Suffering from injuries and reassignments can derail a young player’s progression. That’s had an effect for David Pastrnak, the Bruins’ 2014 first round pick.
Being a 19-year-old in the National Hockey League is never easy. Facing stiff competition, bigger bodies and more mature players can have a mental impact. Every discussion about a player’s upside is counteracted with some growing pains. It’s the players response to adversity that separates themselves to reach their full potential.
Pastrnak, whose presence is critical during the home stretch, is starting to find his niche. Earlier this week against the Panthers — despite tallying a goal — he was relegated to the fourth line after a couple of turnovers that led to quality chances. He reunited with fellow linemates David Krejci and Loui Eriksson in Tampa but struggled to generate any offense and didn’t tally a single shot on goal.
Facing adversity, Pastrnak responded with a goal against the Hurricanes and was one of the best players on the ice in the B’s 3-2 overtime loss. His progression continued against the Islanders on Saturday tallying a pair of goals late in the second and third periods to secure a 3-1 win for the Black and Gold.
Pastrnak, for all the offensive upside he has, also did the little things well on Saturday. He was strong on the forecheck, okay defensively and played well enough away from the puck to find separation and create scoring chances. Because of that, it led to Claude Julien giving his talented more ice time when the Bruins needed him the most.
David Pastrnak is all smiles as he thanks David Krejci for tallying the assist on his second period goal. (Photo by Joe Makarski, Bruins Daily)
“I’m just trying to focus on getting better,” Pastrnak said about feeling confident with his increased ice time given to him by Julien and his coaching staff. “You know it’s a lot of stuff to improve for me you know I’m still young, I’m learning, and how I said trying to learn from the guys like Krech [Krejci], Bergy [Patrice Bergeron], you know Loui [Eriksson] and the older guys with much experience. And I think with the more experience I can have, the better player I’ll be.”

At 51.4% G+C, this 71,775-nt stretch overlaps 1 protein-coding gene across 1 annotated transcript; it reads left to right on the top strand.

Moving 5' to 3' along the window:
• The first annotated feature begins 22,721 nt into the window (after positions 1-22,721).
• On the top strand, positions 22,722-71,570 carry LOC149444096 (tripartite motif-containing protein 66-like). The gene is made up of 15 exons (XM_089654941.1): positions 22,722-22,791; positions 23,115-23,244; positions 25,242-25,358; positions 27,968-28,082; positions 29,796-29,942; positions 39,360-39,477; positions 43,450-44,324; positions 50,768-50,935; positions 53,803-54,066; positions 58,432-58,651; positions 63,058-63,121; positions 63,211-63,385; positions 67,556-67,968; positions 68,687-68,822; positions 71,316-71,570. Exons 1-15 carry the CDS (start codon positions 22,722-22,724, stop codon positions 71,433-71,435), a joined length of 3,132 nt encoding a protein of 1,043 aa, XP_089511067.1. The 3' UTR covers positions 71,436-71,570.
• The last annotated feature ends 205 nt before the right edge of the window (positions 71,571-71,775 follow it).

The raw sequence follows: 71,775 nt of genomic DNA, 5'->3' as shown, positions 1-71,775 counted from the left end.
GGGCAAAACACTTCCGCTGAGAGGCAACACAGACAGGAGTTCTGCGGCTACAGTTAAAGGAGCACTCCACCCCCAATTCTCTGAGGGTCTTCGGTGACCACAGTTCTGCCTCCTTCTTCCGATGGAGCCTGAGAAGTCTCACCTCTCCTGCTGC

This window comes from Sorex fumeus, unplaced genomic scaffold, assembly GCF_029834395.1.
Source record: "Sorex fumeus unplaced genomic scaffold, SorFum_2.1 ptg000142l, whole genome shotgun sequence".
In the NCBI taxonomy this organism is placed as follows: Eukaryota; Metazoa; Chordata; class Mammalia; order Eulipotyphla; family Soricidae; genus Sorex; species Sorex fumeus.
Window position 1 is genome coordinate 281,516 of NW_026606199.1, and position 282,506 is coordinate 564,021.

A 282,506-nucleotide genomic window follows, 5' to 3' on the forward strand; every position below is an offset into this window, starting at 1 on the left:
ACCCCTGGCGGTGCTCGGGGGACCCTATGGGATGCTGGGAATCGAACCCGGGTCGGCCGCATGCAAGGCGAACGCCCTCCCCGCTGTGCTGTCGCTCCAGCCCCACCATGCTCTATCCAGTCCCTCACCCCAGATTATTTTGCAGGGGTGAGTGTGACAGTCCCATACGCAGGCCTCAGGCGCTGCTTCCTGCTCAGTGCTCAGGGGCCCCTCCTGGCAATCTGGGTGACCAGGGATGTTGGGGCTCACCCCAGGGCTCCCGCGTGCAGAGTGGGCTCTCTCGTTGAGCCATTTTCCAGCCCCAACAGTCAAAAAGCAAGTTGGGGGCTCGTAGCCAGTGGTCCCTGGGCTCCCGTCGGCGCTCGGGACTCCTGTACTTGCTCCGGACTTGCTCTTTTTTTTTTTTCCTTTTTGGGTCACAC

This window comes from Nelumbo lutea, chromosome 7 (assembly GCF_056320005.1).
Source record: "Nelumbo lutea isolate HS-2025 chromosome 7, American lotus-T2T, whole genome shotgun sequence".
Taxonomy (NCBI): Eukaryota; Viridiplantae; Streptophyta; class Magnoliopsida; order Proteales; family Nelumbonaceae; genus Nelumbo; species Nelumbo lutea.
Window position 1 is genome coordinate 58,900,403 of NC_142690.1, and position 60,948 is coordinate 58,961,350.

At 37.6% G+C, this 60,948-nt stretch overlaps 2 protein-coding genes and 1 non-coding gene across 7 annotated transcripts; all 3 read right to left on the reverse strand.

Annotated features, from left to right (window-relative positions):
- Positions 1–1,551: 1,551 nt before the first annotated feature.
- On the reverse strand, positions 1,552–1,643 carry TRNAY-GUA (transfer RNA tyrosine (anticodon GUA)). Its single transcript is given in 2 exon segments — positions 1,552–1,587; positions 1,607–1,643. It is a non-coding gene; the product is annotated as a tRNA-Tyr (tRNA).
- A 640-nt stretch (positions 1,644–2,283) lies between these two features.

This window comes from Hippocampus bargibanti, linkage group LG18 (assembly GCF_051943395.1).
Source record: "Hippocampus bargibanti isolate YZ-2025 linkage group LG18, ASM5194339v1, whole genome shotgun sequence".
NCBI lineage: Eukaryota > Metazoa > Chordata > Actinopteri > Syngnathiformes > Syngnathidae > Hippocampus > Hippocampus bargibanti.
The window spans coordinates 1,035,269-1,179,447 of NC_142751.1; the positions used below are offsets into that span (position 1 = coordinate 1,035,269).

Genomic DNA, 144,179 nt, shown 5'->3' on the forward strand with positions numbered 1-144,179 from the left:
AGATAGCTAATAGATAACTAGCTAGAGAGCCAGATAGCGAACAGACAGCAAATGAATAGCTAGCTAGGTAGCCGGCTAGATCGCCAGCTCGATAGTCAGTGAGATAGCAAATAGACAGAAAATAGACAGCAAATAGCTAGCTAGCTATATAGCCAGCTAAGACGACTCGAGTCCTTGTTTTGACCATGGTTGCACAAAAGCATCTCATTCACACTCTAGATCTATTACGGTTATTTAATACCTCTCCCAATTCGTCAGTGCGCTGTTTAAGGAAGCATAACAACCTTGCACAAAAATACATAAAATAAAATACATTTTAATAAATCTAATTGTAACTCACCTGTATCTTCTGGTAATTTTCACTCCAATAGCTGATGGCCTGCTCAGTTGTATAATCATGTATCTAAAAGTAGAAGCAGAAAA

That’s not to say Pastrnak hasn’t had much experience in his two professional seasons. If anything, he certainly has a lot of hockey under his belt — even with an injury sustained back in October that kept him out of action for a few months. Whether he’s spent time in Boston, Providence or even representing his home country of the Czech Republic during the World Junior Championship’s the last two seasons, Pastrnak is gaining some valuable experience.
Barring a major collapse, the Bruins will be returning to the Stanley Cup Playoffs. Assuming he’s injury free, Julien will certainly need Pastrnak to improve in other areas, including turnovers, if the B’s are to make a serious run.
“Well he is coming along in the way that you guys are seeing him. I guess I can’t define and say he’s great, he’s poor, whatever, there’s definitely areas when you look at his game such as tonight he was really good for us,” Julien said about Pastrnak, who had a game-high six giveaways.
“We all see it and people who know the game will also see where there are areas he has to improve, and he’s got to get stronger on the puck and not turn them over as much as he does, and it’s going to happen in the game. But it’s about playing the clock as well as looking where you are. If you are up by one goal in your last few minutes, can’t afford big turnovers, it’s about making the right decision. So it’s about playing the game the proper way at the right time and to me he’s learning that part of it and tonight I thought he was better than he had been some of these other nights there where I had to take some of his ice time away. But he’s learning, and we are going to stick with him and continue to give him opportunities to get better.”
In 39 games, Pastrnak has 12 goals and 10 assists. He’d be on pace to join the 20-20 club for the first time if he were playing a full 82-game schedule. With time and experience, those numbers will come.
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